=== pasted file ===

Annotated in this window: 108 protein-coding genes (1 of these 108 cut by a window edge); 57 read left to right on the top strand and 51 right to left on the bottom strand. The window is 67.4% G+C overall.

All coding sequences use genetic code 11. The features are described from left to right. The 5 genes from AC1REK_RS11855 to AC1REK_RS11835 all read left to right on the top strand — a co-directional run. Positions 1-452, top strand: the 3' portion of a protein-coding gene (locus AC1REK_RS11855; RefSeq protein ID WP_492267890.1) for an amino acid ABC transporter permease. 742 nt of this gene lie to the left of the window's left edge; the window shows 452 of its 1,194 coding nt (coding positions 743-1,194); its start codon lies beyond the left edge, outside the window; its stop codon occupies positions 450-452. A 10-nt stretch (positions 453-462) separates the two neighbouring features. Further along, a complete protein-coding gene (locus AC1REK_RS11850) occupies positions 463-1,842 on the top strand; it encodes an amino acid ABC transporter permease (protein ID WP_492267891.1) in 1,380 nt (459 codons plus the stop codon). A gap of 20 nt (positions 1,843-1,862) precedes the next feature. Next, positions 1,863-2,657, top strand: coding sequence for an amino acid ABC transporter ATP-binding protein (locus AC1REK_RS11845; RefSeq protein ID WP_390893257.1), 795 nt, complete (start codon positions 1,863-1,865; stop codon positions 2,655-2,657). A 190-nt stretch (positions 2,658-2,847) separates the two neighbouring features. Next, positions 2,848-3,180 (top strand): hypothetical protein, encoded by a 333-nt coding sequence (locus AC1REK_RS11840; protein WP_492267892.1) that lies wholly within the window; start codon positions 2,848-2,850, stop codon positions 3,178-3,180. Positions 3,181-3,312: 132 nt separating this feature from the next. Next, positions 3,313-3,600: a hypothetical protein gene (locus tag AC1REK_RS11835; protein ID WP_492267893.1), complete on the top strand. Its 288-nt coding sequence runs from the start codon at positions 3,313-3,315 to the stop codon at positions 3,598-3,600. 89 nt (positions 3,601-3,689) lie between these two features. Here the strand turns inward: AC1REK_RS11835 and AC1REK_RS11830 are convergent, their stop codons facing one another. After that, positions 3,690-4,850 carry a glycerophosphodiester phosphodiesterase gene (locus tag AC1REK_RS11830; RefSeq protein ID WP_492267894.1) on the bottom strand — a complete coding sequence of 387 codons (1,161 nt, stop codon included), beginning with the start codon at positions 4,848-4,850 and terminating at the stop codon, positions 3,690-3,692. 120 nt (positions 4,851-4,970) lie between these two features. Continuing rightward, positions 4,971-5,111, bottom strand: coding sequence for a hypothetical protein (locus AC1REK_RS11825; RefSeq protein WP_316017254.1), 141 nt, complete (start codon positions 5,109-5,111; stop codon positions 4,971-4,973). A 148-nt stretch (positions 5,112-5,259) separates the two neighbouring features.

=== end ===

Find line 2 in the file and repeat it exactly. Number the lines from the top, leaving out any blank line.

All coding sequences use genetic code 11. The features are described from left to right. The 5 genes from AC1REK_RS11855 to AC1REK_RS11835 all read left to right on the top strand — a co-directional run. Positions 1-452, top strand: the 3' portion of a protein-coding gene (locus AC1REK_RS11855; RefSeq protein ID WP_492267890.1) for an amino acid ABC transporter permease. 742 nt of this gene lie to the left of the window's left edge; the window shows 452 of its 1,194 coding nt (coding positions 743-1,194); its start codon lies beyond the left edge, outside the window; its stop codon occupies positions 450-452. A 10-nt stretch (positions 453-462) separates the two neighbouring features. Further along, a complete protein-coding gene (locus AC1REK_RS11850) occupies positions 463-1,842 on the top strand; it encodes an amino acid ABC transporter permease (protein ID WP_492267891.1) in 1,380 nt (459 codons plus the stop codon). A gap of 20 nt (positions 1,843-1,862) precedes the next feature. Next, positions 1,863-2,657, top strand: coding sequence for an amino acid ABC transporter ATP-binding protein (locus AC1REK_RS11845; RefSeq protein ID WP_390893257.1), 795 nt, complete (start codon positions 1,863-1,865; stop codon positions 2,655-2,657). A 190-nt stretch (positions 2,658-2,847) separates the two neighbouring features. Next, positions 2,848-3,180 (top strand): hypothetical protein, encoded by a 333-nt coding sequence (locus AC1REK_RS11840; protein WP_492267892.1) that lies wholly within the window; start codon positions 2,848-2,850, stop codon positions 3,178-3,180. Positions 3,181-3,312: 132 nt separating this feature from the next. Next, positions 3,313-3,600: a hypothetical protein gene (locus tag AC1REK_RS11835; protein ID WP_492267893.1), complete on the top strand. Its 288-nt coding sequence runs from the start codon at positions 3,313-3,315 to the stop codon at positions 3,598-3,600. 89 nt (positions 3,601-3,689) lie between these two features. Here the strand turns inward: AC1REK_RS11835 and AC1REK_RS11830 are convergent, their stop codons facing one another. After that, positions 3,690-4,850 carry a glycerophosphodiester phosphodiesterase gene (locus tag AC1REK_RS11830; RefSeq protein ID WP_492267894.1) on the bottom strand — a complete coding sequence of 387 codons (1,161 nt, stop codon included), beginning with the start codon at positions 4,848-4,850 and terminating at the stop codon, positions 3,690-3,692. 120 nt (positions 4,851-4,970) lie between these two features. Continuing rightward, positions 4,971-5,111, bottom strand: coding sequence for a hypothetical protein (locus AC1REK_RS11825; RefSeq protein WP_316017254.1), 141 nt, complete (start codon positions 5,109-5,111; stop codon positions 4,971-4,973). A 148-nt stretch (positions 5,112-5,259) separates the two neighbouring features.